Guimaras oil spill recovery goes on
JORDAN, Guimaras—Guimaras Island has continued its recovery five years after a massive oil spill devastated it but its marine resources continue to be affected by contamination, scientists said on Thursday.
In a forum marking the fifth anniversary of the Aug. 11, 2006, oil spill, marine scientists from the University of the Philippines System said studies and monitoring results have shown the recovery of most of the island’s marine ecosystem.
However, mangroves, shellfishes and other organisms continue to be affected.
“We cannot yet say that there has been a full recovery five years after the oil spill. But there are encouraging signs of recovery and growth,” said Lemnuel Aragones, associate professor of the UP Institute of Environmental Science and Meteorology and head of the Guimaras Post-Oil Spill Monitoring Program.
Guimaras Gov. Felipe Nava said the province had planned further studies especially on the effects on human health of the consumption of shellfish and other marine animals contaminated by the oil spill.
Many areas on the island were contaminated with bunker oil after the MT Solar 1, chartered by Petron Corp., sank in stormy seas southeast of Guimaras and spilled more than 2.1 million liters of bunker fuel which the vessel was transporting from Bataan to Zamboanga.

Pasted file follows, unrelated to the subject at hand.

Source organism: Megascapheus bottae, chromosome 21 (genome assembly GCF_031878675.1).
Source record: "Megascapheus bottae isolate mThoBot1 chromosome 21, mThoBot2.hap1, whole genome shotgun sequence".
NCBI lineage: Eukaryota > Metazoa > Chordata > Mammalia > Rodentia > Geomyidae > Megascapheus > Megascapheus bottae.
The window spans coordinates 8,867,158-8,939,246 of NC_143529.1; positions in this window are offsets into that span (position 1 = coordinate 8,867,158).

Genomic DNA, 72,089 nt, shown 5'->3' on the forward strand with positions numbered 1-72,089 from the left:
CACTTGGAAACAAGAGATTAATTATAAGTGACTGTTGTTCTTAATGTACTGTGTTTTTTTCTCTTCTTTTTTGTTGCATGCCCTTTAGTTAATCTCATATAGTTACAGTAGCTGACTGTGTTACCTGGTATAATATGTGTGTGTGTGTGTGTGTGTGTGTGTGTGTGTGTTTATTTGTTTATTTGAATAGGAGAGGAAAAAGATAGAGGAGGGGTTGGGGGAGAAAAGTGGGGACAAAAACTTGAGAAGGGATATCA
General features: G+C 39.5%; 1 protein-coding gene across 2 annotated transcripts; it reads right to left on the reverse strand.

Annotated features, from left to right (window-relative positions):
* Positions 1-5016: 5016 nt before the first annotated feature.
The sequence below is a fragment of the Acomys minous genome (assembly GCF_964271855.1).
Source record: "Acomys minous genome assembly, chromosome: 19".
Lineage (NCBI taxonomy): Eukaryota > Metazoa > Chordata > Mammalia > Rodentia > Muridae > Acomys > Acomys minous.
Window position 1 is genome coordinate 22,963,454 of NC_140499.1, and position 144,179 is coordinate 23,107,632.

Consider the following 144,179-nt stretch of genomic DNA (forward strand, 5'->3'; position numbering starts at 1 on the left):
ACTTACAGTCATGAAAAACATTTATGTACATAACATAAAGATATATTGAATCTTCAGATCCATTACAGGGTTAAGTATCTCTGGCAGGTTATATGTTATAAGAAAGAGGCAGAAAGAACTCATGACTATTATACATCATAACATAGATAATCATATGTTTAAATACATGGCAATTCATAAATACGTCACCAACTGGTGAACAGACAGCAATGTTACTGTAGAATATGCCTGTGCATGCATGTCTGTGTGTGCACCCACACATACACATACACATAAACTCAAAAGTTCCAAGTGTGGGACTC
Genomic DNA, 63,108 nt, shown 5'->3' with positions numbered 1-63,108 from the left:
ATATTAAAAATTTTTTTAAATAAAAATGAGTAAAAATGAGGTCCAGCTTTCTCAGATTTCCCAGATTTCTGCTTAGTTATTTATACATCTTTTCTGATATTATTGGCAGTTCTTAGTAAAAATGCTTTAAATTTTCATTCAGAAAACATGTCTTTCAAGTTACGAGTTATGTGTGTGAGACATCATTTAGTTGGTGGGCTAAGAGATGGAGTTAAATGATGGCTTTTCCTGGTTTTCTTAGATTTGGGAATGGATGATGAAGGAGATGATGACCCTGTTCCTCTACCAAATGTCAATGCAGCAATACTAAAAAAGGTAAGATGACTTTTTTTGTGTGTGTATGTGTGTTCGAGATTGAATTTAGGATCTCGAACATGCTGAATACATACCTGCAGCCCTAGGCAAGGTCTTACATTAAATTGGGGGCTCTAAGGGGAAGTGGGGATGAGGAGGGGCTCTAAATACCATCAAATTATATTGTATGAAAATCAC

The oil spill contaminated the island’s rich and diverse ecology and was considered the country’s worst marine disaster.
Rex Sadaba, coordinator of the UP Visayas Oil Spill Response Program, said studies conducted at the Taklong Island National Marine Reserve in Nueva Valencia town showed the general recovery and growth of mangroves in areas that were heavily contaminated by bunker fuel.
Sadaba said young mangroves have continued to grow.
Trees turning white
The symptoms of albinism previously observed in trees contaminated by the oil spill have disappeared this year.
But Sadaba said in some patches, mangroves of some species had shown continued stress attributed to the oil spill. These were shown in the decrease of the size of leaves by half and stunted growth in some trees.
The scientists said continued inspection and studies were necessary to determine whether changes in growth and reproduction of the marine resources are due to the oil spill or are part of normal cyclical behavior.
“Five years is still a short period for monitoring,” Sadaba said.
Nava said even as the island continues to recover, a growing concern is the proliferation of illegal fishing, especially the illegal collection of sea cucumber.
The governor disclosed that the province had apprehended motorboats and their crew who had been raking sea beds to collect sea cucumbers.
Destroying the sea bed
Scientists said the raking could seriously damage the marine ecosystem especially organisms on the sea bed.
The militant fishermen’s group Pambansang Lakas ng Kilusang Mamamalakaya ng Pilipinas on Thursday called on the Department of Environment and Natural Resources (DENR) to disclose the status of marine resources in Guimaras Strait five years after the oil spill.
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